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Hideki Matsui's hitting isn't front-page news in Japan

Designated hitter has been slumping, but he has rebounded before.

May 19, 2010|By Ben Bolch

Reporting from Chicago -- Accounts of Hideki Matsui's exploits have drifted deeper inside the sports sections of Japanese newspapers in recent weeks, the designated hitter's prolonged slump taking him off the front page on most days.

"If he hits a home run, that's a big story for us," said Gaku Tashiro, a reporter for Tokyo-based Sankei Sports. "But now we have smaller articles."

Matsui hasn't exactly provided tantalizing fodder this month. He's hitting .133 over his last 21 games, his average plummeting from .310 to .224 following his 0-for-3 performance Wednesday at U.S. Cellular Field during the Angels' 3-2 victory over the Chicago White Sox.

Tashiro, who has covered Matsui since his first season with the New York Yankees seven years ago, said the slugger's struggles are reminiscent of a stretch he endured in May 2003 when the New York media dubbed him "Ground Ball King" because of his inability to hit the ball out of the infield.

Matsui was having difficulty hitting the two-seam fastball, a pitch rarely thrown in Japan's Central League. Joe Torre, then the Yankees manager, advised Matsui to move two inches closer to the plate, and he responded with a home run against Cincinnati that sparked a breakthrough.

"We are still looking for that similar day for him this year," Tashiro said.

Matsui acknowledged through an interpreter that his comfort level at the plate "is not quite there yet," but he said his arthritic knees feel good and that he has endured longer slumps in his career.

"In my mind, what I'm working toward is just making sure I improve my swing on a daily basis," Matsui said.

Throughout his struggles, Matsui has remained unfailingly polite in his daily dealings with the 20 or so Japanese reporters traveling with the Angels. Tashiro said Matsui hasn't given any possible explanation for his slide, but reporters have refrained from speculating that the 35-year-old's career may be in decline.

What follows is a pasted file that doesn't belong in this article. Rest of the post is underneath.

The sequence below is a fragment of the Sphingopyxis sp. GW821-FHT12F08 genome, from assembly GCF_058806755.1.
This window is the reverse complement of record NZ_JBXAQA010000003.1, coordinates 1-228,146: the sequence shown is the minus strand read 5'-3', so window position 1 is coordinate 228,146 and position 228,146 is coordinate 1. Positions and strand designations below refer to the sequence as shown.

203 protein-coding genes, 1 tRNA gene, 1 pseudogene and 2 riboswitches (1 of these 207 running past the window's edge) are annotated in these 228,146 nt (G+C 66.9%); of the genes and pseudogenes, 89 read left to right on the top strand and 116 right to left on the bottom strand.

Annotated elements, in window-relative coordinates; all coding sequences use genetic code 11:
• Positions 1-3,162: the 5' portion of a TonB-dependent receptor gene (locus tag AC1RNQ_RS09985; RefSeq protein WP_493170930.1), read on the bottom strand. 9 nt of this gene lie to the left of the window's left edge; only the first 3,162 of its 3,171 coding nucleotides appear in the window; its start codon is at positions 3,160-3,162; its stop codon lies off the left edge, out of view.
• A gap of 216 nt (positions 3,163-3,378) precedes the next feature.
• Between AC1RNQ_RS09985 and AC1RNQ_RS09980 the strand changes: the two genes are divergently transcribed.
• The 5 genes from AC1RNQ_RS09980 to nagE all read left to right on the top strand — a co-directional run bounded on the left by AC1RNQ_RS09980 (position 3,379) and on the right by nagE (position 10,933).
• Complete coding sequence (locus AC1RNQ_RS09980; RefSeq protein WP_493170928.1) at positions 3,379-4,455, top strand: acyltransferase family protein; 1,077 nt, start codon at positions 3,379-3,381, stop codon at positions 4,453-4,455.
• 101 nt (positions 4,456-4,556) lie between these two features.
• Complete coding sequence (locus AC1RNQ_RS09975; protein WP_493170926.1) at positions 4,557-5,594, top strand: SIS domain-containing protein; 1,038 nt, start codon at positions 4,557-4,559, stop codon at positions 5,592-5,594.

All they have to do is look at last season. Matsui hit .241 in May and .204 in June before rebounding over the season's final three months. He did all right for himself in the World Series too, hitting .615 on the way to being selected most valuable player.

Something left

Manager Mike Scioscia said Matsui probably will play left field in at least one of the Angels' interleague games against St. Louis this weekend with the designated hitter spot unavailable in a National League park.

Matsui could conceivably play in the outfield on back-to-back days during interleague play, Scioscia said, but more days in a row than that at the position "would not be smart" considering Matsui's physical limitations.

Mr. Versatility

Scioscia said Maicer Izturis will play four or five games a week when he returns from the disabled list, but the utility infielder won't take over for struggling third baseman Brandon Wood on an everyday basis.

Izturis will fill in for Wood, shortstop Erick Aybar and second baseman Howie Kendrick on a rotating schedule, Scioscia said.

"These guys are going to need days off, and right now they're not getting a lot," Scioscia said.

Izturis, limited to 14 games this season because of inflammation in his right shoulder, could return in about a week.

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